There is a way to do this, which I’ll leave as an exercise for the reader.  Instead, consider the following solution (still Python 3):

import functools

def cmp(x, y):
    return int(x + y) - int(y + x)

def min_cat(num_strs):
    return ''.join(sorted(num_strs, key=functools.cmp_to_key(cmp)))

There are several interesting things going on here.  First, a Python-specific wrinkle: we need to specify the order relation \prec by which to sort.  This actually would have looked slightly simpler in the older Python 2.7, where you could specify a binary comparison function directly.  In Python 3, you can only provide a unary key function to apply to each element in the list, and sort by that.  It’s an interesting exercise in itself to work out how to “convert” a comparison function into the corresponding key function; here we lean on the built-in functools.cmp_to_key to do it for us.  (This idea of specifying an order relation by a natural comparison without a corresponding natural key has been discussed here before, in the context of Reddit’s comment ranking algorithm.)

Second, recall that the input num_strs is a list of strings, not integers, so in the implementation of the comparison cmp(x, y) , the arguments are strings, and the addition operators are concatenation.  The comparison function returns a negative value if the concatenation xy, interpreted as an integer, is less than yx, zero if they are equal, or a positive value if xy is greater than yx.  The intended effect is to sort according to the relation x \prec y defined as xy < yx.

It works… but should it?

This implementation has a nice intuitive justification: suppose that the entire input list contained just two strings x and y.  Then the comparison function effectively realizes the “brute force” evaluation of the two possible arrangements xy and yx.

However, that same intuitive reasoning becomes dangerous as soon as we consider input lists with more than two elements.  That comparison function should bother us, for several reasons:

First, it’s not obvious that the resulting sorted ordering is even well-defined.  That is, is the order relation \prec a strict weak ordering of the set of (decimal string representations of) positive integers?  It certainly isn’t a total ordering, since distinct values can compare as “equal:” for example, consider (1, 11), or (123, 123123), etc.

Second, even assuming the comparison function does realize a strict weak ordering (we’ll prove this shortly), that ordering has some interesting properties.  For example, unlike the natural ordering on the positive integers, there is no smallest element.  That is, for any x, we can always find another strictly lesser y \prec x (as a simple example, note that x0 \prec x, e.g., 1230 \prec 123).  Also unlike the natural ordering on the positive integers, this ordering is dense; given any pair x \prec y, we can always find a third value z in between, i.e., x \prec z \prec y.

Finally, and perhaps most disturbingly, observe that a swap-based sorting algorithm will not necessarily make “monotonic” progress toward the solution: swapping elements that are “out of order” in terms of the comparison function may not always improve the overall situation.  For example, consider the partially-sorted list (12, 345, 1), whose concatenation yields 123451.  The comparison function indicates that 12 and 1 are “out of order” (121>112), but swapping them makes things worse: the concatenation of (1, 345, 12) yields the larger value 134512.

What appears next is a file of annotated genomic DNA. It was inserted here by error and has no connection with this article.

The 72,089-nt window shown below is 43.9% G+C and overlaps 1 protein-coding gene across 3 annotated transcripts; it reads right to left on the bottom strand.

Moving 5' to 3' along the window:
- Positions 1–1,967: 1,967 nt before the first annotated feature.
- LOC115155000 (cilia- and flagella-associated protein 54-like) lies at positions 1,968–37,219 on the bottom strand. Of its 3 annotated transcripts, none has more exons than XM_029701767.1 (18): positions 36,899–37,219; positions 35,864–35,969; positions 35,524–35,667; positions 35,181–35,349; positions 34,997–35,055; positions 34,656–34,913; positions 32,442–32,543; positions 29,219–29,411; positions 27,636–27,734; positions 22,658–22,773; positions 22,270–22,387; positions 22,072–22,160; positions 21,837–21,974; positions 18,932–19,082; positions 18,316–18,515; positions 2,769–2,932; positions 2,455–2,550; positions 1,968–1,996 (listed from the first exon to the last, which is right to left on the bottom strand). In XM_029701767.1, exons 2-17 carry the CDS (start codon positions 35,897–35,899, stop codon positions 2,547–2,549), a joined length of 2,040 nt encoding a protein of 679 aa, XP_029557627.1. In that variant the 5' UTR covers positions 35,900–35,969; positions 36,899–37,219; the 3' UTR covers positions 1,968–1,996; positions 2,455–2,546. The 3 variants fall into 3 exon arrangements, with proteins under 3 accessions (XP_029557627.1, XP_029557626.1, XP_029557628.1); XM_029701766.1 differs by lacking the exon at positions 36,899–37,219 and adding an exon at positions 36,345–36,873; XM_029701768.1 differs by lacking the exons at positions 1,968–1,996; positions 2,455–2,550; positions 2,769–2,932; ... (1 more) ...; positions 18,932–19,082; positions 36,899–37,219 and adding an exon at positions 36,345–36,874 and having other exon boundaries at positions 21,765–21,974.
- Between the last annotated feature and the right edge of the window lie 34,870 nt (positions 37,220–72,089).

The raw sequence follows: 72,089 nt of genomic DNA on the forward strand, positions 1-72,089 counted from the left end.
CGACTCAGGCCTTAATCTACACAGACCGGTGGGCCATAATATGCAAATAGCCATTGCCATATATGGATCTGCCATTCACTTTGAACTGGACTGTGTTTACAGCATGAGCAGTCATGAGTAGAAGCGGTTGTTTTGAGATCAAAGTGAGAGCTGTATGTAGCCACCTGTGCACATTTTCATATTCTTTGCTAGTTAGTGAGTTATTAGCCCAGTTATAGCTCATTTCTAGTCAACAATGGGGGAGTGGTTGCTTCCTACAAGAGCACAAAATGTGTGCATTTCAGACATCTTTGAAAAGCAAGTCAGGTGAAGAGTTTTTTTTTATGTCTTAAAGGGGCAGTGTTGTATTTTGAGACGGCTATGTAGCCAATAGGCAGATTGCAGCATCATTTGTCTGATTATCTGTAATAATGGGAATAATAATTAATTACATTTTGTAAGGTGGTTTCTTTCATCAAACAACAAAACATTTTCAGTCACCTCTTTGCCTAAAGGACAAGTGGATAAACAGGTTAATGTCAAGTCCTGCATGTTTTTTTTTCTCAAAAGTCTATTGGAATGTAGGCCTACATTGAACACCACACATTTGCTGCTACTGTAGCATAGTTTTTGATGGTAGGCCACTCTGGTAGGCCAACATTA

Proof of correctness

Given all of this perhaps non-intuitive weirdness, it seems worth being more rigorous in proving that the above implementation actually does work.  We do this in two steps:

Theorem 1: The relation \prec defined by the comparison function cmp is a strict weak ordering.

Proof: Irreflexivity follows from the definition.  To show transitivity, let x, y, z be positive integers with a, b, c digits, respectively, with x \prec y and y \prec z.  Then

10^b x+y < 10^a y+x and 10^c y+z < 10^b z+y

Thus,

x(10^c-1) < x \frac{z}{y}(10^b-1) < z(10^a-1)

10^c x-x < 10^a z-z

10^c x+z < 10^a z+x

i.e., x \prec z.  Incomparability of x and y corresponds to xy=yx; this is an equivalence relation, with reflexivity and symmetry following from the definition, and transitivity shown exactly as above (with equality in place of inequality).

Theorem 2: Concatenating positive integers sorted by \prec yields the minimum value among all possible arrangements.

Proof: Let x_1 x_2 \ldots x_n be the concatenation of an arrangement of positive integers with minimum value, and suppose that it is not ordered by \prec, i.e., x_i \succ x_{i+1} for some 1 \leq i < n.  Then the concatenation x_1 x_2 \ldots x_{i+1} x_i \ldots x_n is strictly smaller, a contradiction.

(Note that this argument is only “simple” because x_i and x_{i+1} are adjacent.  As mentioned above, swapping non-adjacent elements that are out of order may not in general decrease the overall value.)

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Cutting crown molding

This post captures my notes on how to determine the miter and bevel angles for cutting crown molding with a compound miter saw.  There are plenty of web sites with tables of these angles, and even formulas for calculating them, but I thought it would be useful to be more explicit about sign conventions, orientation of the finished cut pieces, etc., as well as to provide a slightly different version of the formulas that doesn’t involve a discontinuity right in the middle of the region of interest, as typically seems to be the case.

Instructions

Let s be the measure of the spring angle, i.e., the angle made by the flat back side of the crown molding with the wall (typically 38 or 45 degrees).  Let w be the measure of the wall angle (e.g., 90 degrees for an inside corner, 270 degrees for an outside corner, etc.).

To cut the piece on the left-hand wall (facing the corner), set the bevel angle b and miter angle m to

b = \arcsin(-\cos\frac{w}{2}\cos s)

m = \arcsin(-\tan b \tan s)